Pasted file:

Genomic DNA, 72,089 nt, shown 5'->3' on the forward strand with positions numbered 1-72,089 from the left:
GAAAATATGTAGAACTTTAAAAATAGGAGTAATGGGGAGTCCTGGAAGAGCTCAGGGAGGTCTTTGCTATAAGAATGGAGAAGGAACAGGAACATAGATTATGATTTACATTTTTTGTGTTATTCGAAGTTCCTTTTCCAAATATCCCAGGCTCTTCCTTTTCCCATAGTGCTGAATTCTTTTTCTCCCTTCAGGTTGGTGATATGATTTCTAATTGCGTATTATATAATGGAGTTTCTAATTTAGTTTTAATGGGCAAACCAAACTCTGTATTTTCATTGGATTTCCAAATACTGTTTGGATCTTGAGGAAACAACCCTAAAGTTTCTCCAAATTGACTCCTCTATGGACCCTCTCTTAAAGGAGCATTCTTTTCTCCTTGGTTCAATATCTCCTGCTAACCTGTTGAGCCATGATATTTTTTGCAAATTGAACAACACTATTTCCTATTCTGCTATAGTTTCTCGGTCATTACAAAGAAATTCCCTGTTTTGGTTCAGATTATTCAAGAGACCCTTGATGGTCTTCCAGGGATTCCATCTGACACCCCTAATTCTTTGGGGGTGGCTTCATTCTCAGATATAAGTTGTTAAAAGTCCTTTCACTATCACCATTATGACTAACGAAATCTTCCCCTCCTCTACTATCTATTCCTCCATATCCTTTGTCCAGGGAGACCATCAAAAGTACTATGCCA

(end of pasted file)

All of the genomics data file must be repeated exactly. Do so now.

Genomic DNA, 72,089 nt, shown 5'->3' on the forward strand with positions numbered 1-72,089 from the left:
GAAAATATGTAGAACTTTAAAAATAGGAGTAATGGGGAGTCCTGGAAGAGCTCAGGGAGGTCTTTGCTATAAGAATGGAGAAGGAACAGGAACATAGATTATGATTTACATTTTTTGTGTTATTCGAAGTTCCTTTTCCAAATATCCCAGGCTCTTCCTTTTCCCATAGTGCTGAATTCTTTTTCTCCCTTCAGGTTGGTGATATGATTTCTAATTGCGTATTATATAATGGAGTTTCTAATTTAGTTTTAATGGGCAAACCAAACTCTGTATTTTCATTGGATTTCCAAATACTGTTTGGATCTTGAGGAAACAACCCTAAAGTTTCTCCAAATTGACTCCTCTATGGACCCTCTCTTAAAGGAGCATTCTTTTCTCCTTGGTTCAATATCTCCTGCTAACCTGTTGAGCCATGATATTTTTTGCAAATTGAACAACACTATTTCCTATTCTGCTATAGTTTCTCGGTCATTACAAAGAAATTCCCTGTTTTGGTTCAGATTATTCAAGAGACCCTTGATGGTCTTCCAGGGATTCCATCTGACACCCCTAATTCTTTGGGGGTGGCTTCATTCTCAGATATAAGTTGTTAAAAGTCCTTTCACTATCACCATTATGACTAACGAAATCTTCCCCTCCTCTACTATCTATTCCTCCATATCCTTTGTCCAGGGAGACCATCAAAAGTACTATGCCA